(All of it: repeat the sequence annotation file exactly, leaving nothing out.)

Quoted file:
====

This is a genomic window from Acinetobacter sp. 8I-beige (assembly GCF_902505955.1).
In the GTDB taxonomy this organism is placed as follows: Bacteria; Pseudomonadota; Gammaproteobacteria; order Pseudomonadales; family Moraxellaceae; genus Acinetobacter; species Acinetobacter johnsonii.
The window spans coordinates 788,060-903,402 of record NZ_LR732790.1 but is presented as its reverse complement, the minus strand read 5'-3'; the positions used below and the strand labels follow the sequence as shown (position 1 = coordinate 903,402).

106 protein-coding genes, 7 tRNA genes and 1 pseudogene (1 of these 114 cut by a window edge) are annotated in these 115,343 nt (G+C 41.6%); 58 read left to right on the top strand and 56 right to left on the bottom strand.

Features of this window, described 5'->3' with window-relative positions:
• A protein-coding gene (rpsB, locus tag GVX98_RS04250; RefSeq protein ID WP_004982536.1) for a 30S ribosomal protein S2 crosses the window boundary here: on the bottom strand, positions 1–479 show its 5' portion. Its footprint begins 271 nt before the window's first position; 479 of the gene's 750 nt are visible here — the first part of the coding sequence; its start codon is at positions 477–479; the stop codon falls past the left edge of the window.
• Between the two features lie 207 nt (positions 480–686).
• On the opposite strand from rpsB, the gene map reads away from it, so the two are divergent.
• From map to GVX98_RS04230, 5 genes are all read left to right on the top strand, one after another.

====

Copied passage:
This is a genomic window from Acinetobacter sp. 8I-beige (assembly GCF_902505955.1).
In the GTDB taxonomy this organism is placed as follows: Bacteria; Pseudomonadota; Gammaproteobacteria; order Pseudomonadales; family Moraxellaceae; genus Acinetobacter; species Acinetobacter johnsonii.
The window spans coordinates 788,060-903,402 of record NZ_LR732790.1 but is presented as its reverse complement, the minus strand read 5'-3'; the positions used below and the strand labels follow the sequence as shown (position 1 = coordinate 903,402).

106 protein-coding genes, 7 tRNA genes and 1 pseudogene (1 of these 114 cut by a window edge) are annotated in these 115,343 nt (G+C 41.6%); 58 read left to right on the top strand and 56 right to left on the bottom strand.

Features of this window, described 5'->3' with window-relative positions:
• A protein-coding gene (rpsB, locus tag GVX98_RS04250; RefSeq protein ID WP_004982536.1) for a 30S ribosomal protein S2 crosses the window boundary here: on the bottom strand, positions 1–479 show its 5' portion. Its footprint begins 271 nt before the window's first position; 479 of the gene's 750 nt are visible here — the first part of the coding sequence; its start codon is at positions 477–479; the stop codon falls past the left edge of the window.
• Between the two features lie 207 nt (positions 480–686).
• On the opposite strand from rpsB, the gene map reads away from it, so the two are divergent.
• From map to GVX98_RS04230, 5 genes are all read left to right on the top strand, one after another.